Two-dose HPV regimen recommended in US
Roger Collier | CMAJ | Oct. 27, 2016
“Safe, effective, and long-lasting protection against HPV cancers with two visits instead of three means more Americans will be protected from cancer,” Dr. Tom Frieden, director of the CDC, said in a media release. “This recommendation will make it simpler for parents to get their children protected in time.”
The CDC still recommends three doses for older youth and young adults, between the ages of 15 and 26. The new recommendation is based on a review of data that indicated two doses in younger adolescents produced a similar, and in some cases superior, immune response as three doses in older children and young adults. According to the CDC, about 60% of girls and 50% of boys in the US have started the HPV-vaccine series. The government is aiming for overall coverage of 80% by 2020.
“In brief, this is great news from CDC, which should translate into higher coverage of HPV vaccination,” Dr. Eduardo Franco, chairman of the department of oncology at McGill University, said in an email.
According to Franco, fewer doses can help boost coverage in several ways. A two-dose regimen is easier to complete and adhere to than a three-dose regimen. It will be easier for physicians to convince parents to bring their pre-teens in for two doses than the previous “convoluted” schedule that required additional visits at two and six months. Also, vaccine-hesitant parents may believe the lower dosage is safer for their children.
“The potential benefits presumably include decreased cost, possible increased compliance and possible decreased risk of adverse events,” Leah Smith, an epidemiologist with the Canadian Cancer Society, added in an email.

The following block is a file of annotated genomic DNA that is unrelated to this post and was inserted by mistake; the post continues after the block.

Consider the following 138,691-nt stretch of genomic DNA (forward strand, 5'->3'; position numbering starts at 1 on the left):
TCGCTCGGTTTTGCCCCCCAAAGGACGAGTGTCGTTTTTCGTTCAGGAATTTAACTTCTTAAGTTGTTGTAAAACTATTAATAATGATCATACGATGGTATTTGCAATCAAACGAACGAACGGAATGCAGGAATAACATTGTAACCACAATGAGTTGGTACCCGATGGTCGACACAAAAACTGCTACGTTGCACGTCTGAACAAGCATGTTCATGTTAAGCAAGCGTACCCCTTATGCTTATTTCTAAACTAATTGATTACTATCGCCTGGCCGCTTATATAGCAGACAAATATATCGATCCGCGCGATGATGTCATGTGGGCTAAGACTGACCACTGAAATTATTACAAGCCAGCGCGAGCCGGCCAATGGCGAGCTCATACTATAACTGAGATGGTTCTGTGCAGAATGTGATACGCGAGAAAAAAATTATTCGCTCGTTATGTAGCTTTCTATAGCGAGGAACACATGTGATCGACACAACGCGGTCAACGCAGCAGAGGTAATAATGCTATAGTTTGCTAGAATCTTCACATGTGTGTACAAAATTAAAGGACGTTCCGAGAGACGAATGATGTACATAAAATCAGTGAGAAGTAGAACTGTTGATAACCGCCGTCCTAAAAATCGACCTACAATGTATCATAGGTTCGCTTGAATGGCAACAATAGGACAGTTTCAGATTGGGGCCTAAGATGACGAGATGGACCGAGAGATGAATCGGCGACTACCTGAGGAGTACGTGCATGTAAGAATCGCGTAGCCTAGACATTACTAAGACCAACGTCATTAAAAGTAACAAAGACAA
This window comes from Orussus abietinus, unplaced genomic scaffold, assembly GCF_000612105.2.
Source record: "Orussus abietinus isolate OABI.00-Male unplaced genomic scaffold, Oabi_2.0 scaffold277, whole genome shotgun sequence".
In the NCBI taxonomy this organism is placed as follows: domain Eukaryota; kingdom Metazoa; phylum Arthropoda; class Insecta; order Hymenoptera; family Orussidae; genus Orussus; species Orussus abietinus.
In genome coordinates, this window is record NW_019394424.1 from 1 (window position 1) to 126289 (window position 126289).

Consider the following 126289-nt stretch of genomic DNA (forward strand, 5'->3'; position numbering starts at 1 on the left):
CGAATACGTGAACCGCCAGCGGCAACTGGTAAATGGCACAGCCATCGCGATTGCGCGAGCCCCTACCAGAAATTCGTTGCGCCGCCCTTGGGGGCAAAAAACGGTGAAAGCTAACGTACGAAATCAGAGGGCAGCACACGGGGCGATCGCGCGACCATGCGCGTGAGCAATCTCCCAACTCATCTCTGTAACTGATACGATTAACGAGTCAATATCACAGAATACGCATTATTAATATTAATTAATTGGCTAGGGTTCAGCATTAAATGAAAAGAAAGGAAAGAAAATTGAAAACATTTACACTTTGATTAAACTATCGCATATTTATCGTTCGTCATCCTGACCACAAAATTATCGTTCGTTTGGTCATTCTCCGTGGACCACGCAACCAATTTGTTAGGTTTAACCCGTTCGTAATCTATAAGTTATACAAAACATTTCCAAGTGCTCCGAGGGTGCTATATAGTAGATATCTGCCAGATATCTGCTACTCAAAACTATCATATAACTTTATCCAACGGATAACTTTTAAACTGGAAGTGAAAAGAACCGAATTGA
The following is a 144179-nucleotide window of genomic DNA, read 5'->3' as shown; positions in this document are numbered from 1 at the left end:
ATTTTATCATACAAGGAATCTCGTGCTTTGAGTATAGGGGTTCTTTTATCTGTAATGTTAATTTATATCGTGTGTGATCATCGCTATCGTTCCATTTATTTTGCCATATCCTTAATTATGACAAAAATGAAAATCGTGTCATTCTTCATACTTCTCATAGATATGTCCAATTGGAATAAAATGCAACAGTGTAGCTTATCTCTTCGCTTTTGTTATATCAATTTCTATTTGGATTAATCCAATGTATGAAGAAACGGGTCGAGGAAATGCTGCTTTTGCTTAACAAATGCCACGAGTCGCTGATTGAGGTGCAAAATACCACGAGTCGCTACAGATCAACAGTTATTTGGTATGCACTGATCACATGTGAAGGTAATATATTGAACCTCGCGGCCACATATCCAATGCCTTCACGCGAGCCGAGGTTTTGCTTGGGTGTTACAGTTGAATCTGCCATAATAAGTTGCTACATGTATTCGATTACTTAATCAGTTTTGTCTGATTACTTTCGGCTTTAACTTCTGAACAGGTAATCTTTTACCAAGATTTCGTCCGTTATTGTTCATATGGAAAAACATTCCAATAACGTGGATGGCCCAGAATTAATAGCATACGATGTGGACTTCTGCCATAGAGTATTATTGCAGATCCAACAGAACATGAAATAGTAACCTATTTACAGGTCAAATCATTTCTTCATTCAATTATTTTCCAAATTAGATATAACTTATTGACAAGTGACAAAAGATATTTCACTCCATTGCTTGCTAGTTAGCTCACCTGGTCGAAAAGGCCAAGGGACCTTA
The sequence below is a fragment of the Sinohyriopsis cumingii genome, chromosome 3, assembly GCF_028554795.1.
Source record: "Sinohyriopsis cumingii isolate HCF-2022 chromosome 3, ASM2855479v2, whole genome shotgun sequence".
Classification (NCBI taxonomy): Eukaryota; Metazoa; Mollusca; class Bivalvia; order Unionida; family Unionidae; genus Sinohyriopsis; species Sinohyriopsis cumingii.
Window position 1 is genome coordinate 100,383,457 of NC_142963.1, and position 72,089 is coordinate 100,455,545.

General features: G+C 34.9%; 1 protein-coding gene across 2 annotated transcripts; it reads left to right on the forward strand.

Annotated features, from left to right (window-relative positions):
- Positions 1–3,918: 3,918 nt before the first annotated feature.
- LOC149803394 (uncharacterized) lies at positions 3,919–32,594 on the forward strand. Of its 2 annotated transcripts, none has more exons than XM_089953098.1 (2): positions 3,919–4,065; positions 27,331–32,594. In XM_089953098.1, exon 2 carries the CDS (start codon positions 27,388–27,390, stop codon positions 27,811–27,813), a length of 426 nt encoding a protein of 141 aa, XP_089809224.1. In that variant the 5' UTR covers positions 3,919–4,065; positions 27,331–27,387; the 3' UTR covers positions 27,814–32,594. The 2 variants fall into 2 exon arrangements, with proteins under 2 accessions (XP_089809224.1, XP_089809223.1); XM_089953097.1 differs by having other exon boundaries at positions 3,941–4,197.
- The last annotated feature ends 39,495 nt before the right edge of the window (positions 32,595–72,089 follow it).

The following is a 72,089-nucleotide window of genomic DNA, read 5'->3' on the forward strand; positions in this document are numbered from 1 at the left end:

“Canada has been doing this for quite some time. Quebec was the first jurisdiction in the world to use two does at age 10,” noted Franco. “Now, most provinces use a two-dose regimen … Alberta is the noted exception, maintaining three doses at Grade 5.”
The National Advisory Committee on Immunizations has recommended a two-dose regimen in Canada for youth aged 9–14 since February 2015. “In the absence of vaccination, it is estimated that 75% of sexually active Canadians will have a sexually transmitted HPV infection at some point in their lives,” stated the committee.
In its recently released Canadian Cancer Statistics 2016, the Canadian Cancer Society estimated that 4400 Canadians will be diagnosed with an HPV cancer in 2016 and 1200 will die from one. HPV can cause cancer of the cervix, mouth, throat, anus, vagina and penis. Vaccination rates across Canada range from 43% to 91%, and only two provinces (Prince Edward Island and Newfoundland and Labrador) have rates over 80%.
Photo credit: iStock/Christopher Futcher
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